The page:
broke up camp near Fort Morgan, Ala., and marched with the rest of the division to Fish Creek, Ala., where it arrived in the afternoon of the 23rd day of last month, after a most fatiguing march through quicksand, swamps, and over the bottomless roads of South Alabama, that afforded no foothold to horses or mules. With the few tools in the command my brigade was engaged in making corduroys over the worst part of the roads and dragging the artillery and trains over it by hand. On the 25th of same month the command left Fish Creek and arrived in the immediate neighborhood of Spanish Fort in the evening of the 26th, same month. On the 27th I was ordered to detail one regiment for train guard, to which duty the Seventy-seventh Ohio Volunteer Infantry was assigned. The whole division then marched out, right in front, in column by battalion, my brigade in the rear. When the enemy's works came in sight the brigade was deployed, and two regiments, the Thirty-third Iowa and Twenty-seventh Wisconsin, were ordered to support the Twenty-sixth New York Battery, holding the Twenty-eighth Wisconsin in reserve. After the battery had taken position opposite the enemy's works on the their left, the brigade took position in front of the artillery on the extreme right of the line of the division, connecting with the left of General A. J. Smith's line. By that time the enemy had opened his fire, and kept it up until dark without inflicting any loss on the brigade. On the 28th I was ordered to relieve part of the skirmishers of the Second Brigade in my front and to push the line as near as possible to the enemy's works. Four companies, under charge of Captain James Gunn, Twenty-seventh Wisconsin Volunteer Infantry, brigade officer of the day, were ordered out for that purpose, who pushed the line within 200 yards of the middle fort, driving the rebel sharpshooters out of their rifle-pits. This was done in a most gallant manner in open daylight under a heavy musketry fire loss in so advancing the line consisted in 8 wounded in the Thirty-third Iowa, amongst whom were Captain William S. Parmeley and Captain George R. Ledyard; 6 wounded in the Twenty-eighth Wisconsin; 1 killed and 4 wounded in the Twenty-seventh Wisconsin, making a total of 1 killed and 18 wounded. In maintaining that line, which was by far nearer to the enemy's works than any other part of the line, and making the necessary connections I further lost 4 wounded in the Thirty-third Iowa, 1 killed and 6 wounded in the Twenty-eighth Wisconsin, up to the 4th day of April, instant, making a total loss from the 27th day of March to the last-mentioned day of 4 killed and 34 wounded.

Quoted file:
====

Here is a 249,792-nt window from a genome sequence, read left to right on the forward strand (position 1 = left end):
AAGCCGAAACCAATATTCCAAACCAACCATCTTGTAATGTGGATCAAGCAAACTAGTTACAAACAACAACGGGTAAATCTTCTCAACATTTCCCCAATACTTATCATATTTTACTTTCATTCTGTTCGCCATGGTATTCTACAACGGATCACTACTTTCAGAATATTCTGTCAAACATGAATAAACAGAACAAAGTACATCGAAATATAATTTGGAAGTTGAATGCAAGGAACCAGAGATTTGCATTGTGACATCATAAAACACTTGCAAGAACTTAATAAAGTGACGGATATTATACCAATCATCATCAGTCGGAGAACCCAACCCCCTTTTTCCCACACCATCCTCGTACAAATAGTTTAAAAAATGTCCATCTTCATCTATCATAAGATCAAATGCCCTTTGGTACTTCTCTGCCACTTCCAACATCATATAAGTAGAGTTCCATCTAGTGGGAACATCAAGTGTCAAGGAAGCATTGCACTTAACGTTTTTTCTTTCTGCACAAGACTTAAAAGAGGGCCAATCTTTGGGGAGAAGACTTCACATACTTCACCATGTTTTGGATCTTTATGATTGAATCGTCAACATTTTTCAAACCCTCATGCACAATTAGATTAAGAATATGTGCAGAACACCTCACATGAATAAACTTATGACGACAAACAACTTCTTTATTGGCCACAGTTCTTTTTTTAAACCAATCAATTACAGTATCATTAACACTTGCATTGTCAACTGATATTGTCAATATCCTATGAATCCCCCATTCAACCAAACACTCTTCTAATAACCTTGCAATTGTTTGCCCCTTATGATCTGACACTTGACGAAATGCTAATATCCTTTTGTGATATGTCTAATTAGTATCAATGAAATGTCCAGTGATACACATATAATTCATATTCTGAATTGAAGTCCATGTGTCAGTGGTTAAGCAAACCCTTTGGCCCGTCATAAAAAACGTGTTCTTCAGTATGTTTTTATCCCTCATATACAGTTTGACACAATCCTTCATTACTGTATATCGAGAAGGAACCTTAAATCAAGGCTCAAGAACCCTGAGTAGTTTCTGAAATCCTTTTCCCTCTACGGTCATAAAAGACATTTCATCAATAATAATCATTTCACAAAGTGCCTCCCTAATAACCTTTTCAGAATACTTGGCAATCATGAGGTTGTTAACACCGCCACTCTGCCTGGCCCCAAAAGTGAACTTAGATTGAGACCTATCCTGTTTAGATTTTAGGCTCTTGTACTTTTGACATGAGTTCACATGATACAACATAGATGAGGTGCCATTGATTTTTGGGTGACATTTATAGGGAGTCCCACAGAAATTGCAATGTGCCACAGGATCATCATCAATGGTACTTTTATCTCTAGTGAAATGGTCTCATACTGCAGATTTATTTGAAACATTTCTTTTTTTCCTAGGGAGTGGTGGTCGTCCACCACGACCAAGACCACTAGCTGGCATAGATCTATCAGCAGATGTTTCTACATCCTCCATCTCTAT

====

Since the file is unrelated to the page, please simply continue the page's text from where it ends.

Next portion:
On the 2nd of April my position was changed from the extreme right of the division to its extreme left, connecting with the right of Colonel Bertram's brigade, opposite Spanish Fort. It is well known to the commanding general hoes incessantly and how faithfully my men worked night and day in digging rifle-pits, parallels, and approaches in front of the rebel works. In the evening of the 8th instant at about 10 o'clock it became apparent that the enemy was evacuating the fort, and notice to that effect having been sent to me by Major C. B. Boydston, Thirty-third Iowa, in charge of the skirmish line, I sent orders to him to take possession of the fort, which he did, placing guards over the magazines and artillery. Having sent to headquarters of the division for instructions, I was ordered not to send any troops in but the skirmishers. Half an hour after I had possession of the fort and all its contents. Part of Colonel Bertram's command on my left entered the fort, and